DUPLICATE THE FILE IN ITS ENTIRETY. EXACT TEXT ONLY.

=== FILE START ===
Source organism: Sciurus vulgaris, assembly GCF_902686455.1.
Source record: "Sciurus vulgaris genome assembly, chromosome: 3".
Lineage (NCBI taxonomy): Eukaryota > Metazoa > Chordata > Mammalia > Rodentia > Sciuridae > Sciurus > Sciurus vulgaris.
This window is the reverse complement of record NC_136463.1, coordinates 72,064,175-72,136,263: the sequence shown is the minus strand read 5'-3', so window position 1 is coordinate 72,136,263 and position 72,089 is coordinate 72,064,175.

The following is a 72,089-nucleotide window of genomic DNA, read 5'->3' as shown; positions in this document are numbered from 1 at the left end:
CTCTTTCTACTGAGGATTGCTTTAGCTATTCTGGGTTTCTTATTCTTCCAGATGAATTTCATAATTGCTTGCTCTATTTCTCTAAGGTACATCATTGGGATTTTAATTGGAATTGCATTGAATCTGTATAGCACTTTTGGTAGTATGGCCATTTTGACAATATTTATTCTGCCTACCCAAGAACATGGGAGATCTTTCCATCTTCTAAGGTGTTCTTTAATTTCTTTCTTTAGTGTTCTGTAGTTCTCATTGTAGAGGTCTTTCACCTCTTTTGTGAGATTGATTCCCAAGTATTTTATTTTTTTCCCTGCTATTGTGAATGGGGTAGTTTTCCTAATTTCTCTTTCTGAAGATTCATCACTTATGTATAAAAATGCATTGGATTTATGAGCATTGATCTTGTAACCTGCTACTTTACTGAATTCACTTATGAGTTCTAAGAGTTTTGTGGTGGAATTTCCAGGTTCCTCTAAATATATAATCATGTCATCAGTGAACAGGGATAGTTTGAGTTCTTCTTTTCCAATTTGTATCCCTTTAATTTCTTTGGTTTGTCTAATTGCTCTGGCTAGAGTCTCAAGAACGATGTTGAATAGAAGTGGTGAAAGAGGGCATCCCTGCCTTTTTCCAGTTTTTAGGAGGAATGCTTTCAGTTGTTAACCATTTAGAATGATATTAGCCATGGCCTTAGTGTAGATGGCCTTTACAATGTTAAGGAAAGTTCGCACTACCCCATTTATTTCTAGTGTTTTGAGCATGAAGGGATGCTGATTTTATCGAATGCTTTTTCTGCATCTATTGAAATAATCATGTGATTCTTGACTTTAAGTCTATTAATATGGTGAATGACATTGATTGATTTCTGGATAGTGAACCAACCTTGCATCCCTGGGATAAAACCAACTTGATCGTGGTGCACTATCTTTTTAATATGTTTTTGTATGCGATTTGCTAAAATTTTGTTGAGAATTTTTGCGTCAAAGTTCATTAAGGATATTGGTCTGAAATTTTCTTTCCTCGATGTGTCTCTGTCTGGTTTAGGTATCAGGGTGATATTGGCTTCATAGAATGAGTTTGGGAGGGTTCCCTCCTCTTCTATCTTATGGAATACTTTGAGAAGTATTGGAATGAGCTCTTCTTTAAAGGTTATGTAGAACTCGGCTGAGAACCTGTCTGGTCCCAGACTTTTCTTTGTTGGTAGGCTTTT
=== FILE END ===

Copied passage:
Source organism: Sciurus vulgaris, assembly GCF_902686455.1.
Source record: "Sciurus vulgaris genome assembly, chromosome: 3".
Lineage (NCBI taxonomy): Eukaryota > Metazoa > Chordata > Mammalia > Rodentia > Sciuridae > Sciurus > Sciurus vulgaris.
This window is the reverse complement of record NC_136463.1, coordinates 72,064,175-72,136,263: the sequence shown is the minus strand read 5'-3', so window position 1 is coordinate 72,136,263 and position 72,089 is coordinate 72,064,175.

The following is a 72,089-nucleotide window of genomic DNA, read 5'->3' as shown; positions in this document are numbered from 1 at the left end:
CTCTTTCTACTGAGGATTGCTTTAGCTATTCTGGGTTTCTTATTCTTCCAGATGAATTTCATAATTGCTTGCTCTATTTCTCTAAGGTACATCATTGGGATTTTAATTGGAATTGCATTGAATCTGTATAGCACTTTTGGTAGTATGGCCATTTTGACAATATTTATTCTGCCTACCCAAGAACATGGGAGATCTTTCCATCTTCTAAGGTGTTCTTTAATTTCTTTCTTTAGTGTTCTGTAGTTCTCATTGTAGAGGTCTTTCACCTCTTTTGTGAGATTGATTCCCAAGTATTTTATTTTTTTCCCTGCTATTGTGAATGGGGTAGTTTTCCTAATTTCTCTTTCTGAAGATTCATCACTTATGTATAAAAATGCATTGGATTTATGAGCATTGATCTTGTAACCTGCTACTTTACTGAATTCACTTATGAGTTCTAAGAGTTTTGTGGTGGAATTTCCAGGTTCCTCTAAATATATAATCATGTCATCAGTGAACAGGGATAGTTTGAGTTCTTCTTTTCCAATTTGTATCCCTTTAATTTCTTTGGTTTGTCTAATTGCTCTGGCTAGAGTCTCAAGAACGATGTTGAATAGAAGTGGTGAAAGAGGGCATCCCTGCCTTTTTCCAGTTTTTAGGAGGAATGCTTTCAGTTGTTAACCATTTAGAATGATATTAGCCATGGCCTTAGTGTAGATGGCCTTTACAATGTTAAGGAAAGTTCGCACTACCCCATTTATTTCTAGTGTTTTGAGCATGAAGGGATGCTGATTTTATCGAATGCTTTTTCTGCATCTATTGAAATAATCATGTGATTCTTGACTTTAAGTCTATTAATATGGTGAATGACATTGATTGATTTCTGGATAGTGAACCAACCTTGCATCCCTGGGATAAAACCAACTTGATCGTGGTGCACTATCTTTTTAATATGTTTTTGTATGCGATTTGCTAAAATTTTGTTGAGAATTTTTGCGTCAAAGTTCATTAAGGATATTGGTCTGAAATTTTCTTTCCTCGATGTGTCTCTGTCTGGTTTAGGTATCAGGGTGATATTGGCTTCATAGAATGAGTTTGGGAGGGTTCCCTCCTCTTCTATCTTATGGAATACTTTGAGAAGTATTGGAATGAGCTCTTCTTTAAAGGTTATGTAGAACTCGGCTGAGAACCTGTCTGGTCCCAGACTTTTCTTTGTTGGTAGGCTTTT